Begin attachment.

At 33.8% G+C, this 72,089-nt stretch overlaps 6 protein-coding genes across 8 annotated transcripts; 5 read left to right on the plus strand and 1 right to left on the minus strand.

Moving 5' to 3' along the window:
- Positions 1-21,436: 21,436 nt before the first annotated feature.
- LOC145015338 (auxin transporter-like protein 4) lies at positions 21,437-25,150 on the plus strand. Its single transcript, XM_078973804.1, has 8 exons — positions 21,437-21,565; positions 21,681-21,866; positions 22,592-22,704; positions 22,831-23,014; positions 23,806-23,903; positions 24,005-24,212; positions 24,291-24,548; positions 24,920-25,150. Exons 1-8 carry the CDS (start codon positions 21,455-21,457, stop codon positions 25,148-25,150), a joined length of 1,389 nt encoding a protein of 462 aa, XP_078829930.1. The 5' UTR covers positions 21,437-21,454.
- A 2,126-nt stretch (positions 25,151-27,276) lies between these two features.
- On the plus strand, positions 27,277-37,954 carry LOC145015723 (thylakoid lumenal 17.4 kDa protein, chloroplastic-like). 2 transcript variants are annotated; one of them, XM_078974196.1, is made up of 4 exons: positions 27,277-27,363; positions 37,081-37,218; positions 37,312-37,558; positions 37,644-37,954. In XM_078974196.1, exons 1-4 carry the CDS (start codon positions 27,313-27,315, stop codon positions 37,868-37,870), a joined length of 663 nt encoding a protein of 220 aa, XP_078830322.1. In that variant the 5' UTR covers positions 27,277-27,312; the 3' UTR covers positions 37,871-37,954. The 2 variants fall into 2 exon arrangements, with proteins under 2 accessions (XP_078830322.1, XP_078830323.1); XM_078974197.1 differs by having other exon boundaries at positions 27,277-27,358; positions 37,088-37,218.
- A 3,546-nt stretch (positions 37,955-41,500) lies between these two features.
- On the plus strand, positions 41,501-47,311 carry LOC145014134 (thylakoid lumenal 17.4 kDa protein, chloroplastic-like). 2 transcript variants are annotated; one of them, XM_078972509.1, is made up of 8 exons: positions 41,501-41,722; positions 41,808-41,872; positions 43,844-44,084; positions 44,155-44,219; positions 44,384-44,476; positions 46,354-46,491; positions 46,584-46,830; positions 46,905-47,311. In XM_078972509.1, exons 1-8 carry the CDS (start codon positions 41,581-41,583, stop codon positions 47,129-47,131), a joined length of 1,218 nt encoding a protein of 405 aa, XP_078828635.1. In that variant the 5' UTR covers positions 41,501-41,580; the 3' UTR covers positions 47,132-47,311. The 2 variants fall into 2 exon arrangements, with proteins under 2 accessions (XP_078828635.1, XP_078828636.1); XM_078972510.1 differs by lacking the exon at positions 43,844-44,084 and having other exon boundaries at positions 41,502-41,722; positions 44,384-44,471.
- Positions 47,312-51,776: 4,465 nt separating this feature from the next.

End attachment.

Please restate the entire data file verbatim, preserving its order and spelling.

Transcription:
At 33.8% G+C, this 72,089-nt stretch overlaps 6 protein-coding genes across 8 annotated transcripts; 5 read left to right on the plus strand and 1 right to left on the minus strand.

Moving 5' to 3' along the window:
- Positions 1-21,436: 21,436 nt before the first annotated feature.
- LOC145015338 (auxin transporter-like protein 4) lies at positions 21,437-25,150 on the plus strand. Its single transcript, XM_078973804.1, has 8 exons — positions 21,437-21,565; positions 21,681-21,866; positions 22,592-22,704; positions 22,831-23,014; positions 23,806-23,903; positions 24,005-24,212; positions 24,291-24,548; positions 24,920-25,150. Exons 1-8 carry the CDS (start codon positions 21,455-21,457, stop codon positions 25,148-25,150), a joined length of 1,389 nt encoding a protein of 462 aa, XP_078829930.1. The 5' UTR covers positions 21,437-21,454.
- A 2,126-nt stretch (positions 25,151-27,276) lies between these two features.
- On the plus strand, positions 27,277-37,954 carry LOC145015723 (thylakoid lumenal 17.4 kDa protein, chloroplastic-like). 2 transcript variants are annotated; one of them, XM_078974196.1, is made up of 4 exons: positions 27,277-27,363; positions 37,081-37,218; positions 37,312-37,558; positions 37,644-37,954. In XM_078974196.1, exons 1-4 carry the CDS (start codon positions 27,313-27,315, stop codon positions 37,868-37,870), a joined length of 663 nt encoding a protein of 220 aa, XP_078830322.1. In that variant the 5' UTR covers positions 27,277-27,312; the 3' UTR covers positions 37,871-37,954. The 2 variants fall into 2 exon arrangements, with proteins under 2 accessions (XP_078830322.1, XP_078830323.1); XM_078974197.1 differs by having other exon boundaries at positions 27,277-27,358; positions 37,088-37,218.
- A 3,546-nt stretch (positions 37,955-41,500) lies between these two features.
- On the plus strand, positions 41,501-47,311 carry LOC145014134 (thylakoid lumenal 17.4 kDa protein, chloroplastic-like). 2 transcript variants are annotated; one of them, XM_078972509.1, is made up of 8 exons: positions 41,501-41,722; positions 41,808-41,872; positions 43,844-44,084; positions 44,155-44,219; positions 44,384-44,476; positions 46,354-46,491; positions 46,584-46,830; positions 46,905-47,311. In XM_078972509.1, exons 1-8 carry the CDS (start codon positions 41,581-41,583, stop codon positions 47,129-47,131), a joined length of 1,218 nt encoding a protein of 405 aa, XP_078828635.1. In that variant the 5' UTR covers positions 41,501-41,580; the 3' UTR covers positions 47,132-47,311. The 2 variants fall into 2 exon arrangements, with proteins under 2 accessions (XP_078828635.1, XP_078828636.1); XM_078972510.1 differs by lacking the exon at positions 43,844-44,084 and having other exon boundaries at positions 41,502-41,722; positions 44,384-44,471.
- Positions 47,312-51,776: 4,465 nt separating this feature from the next.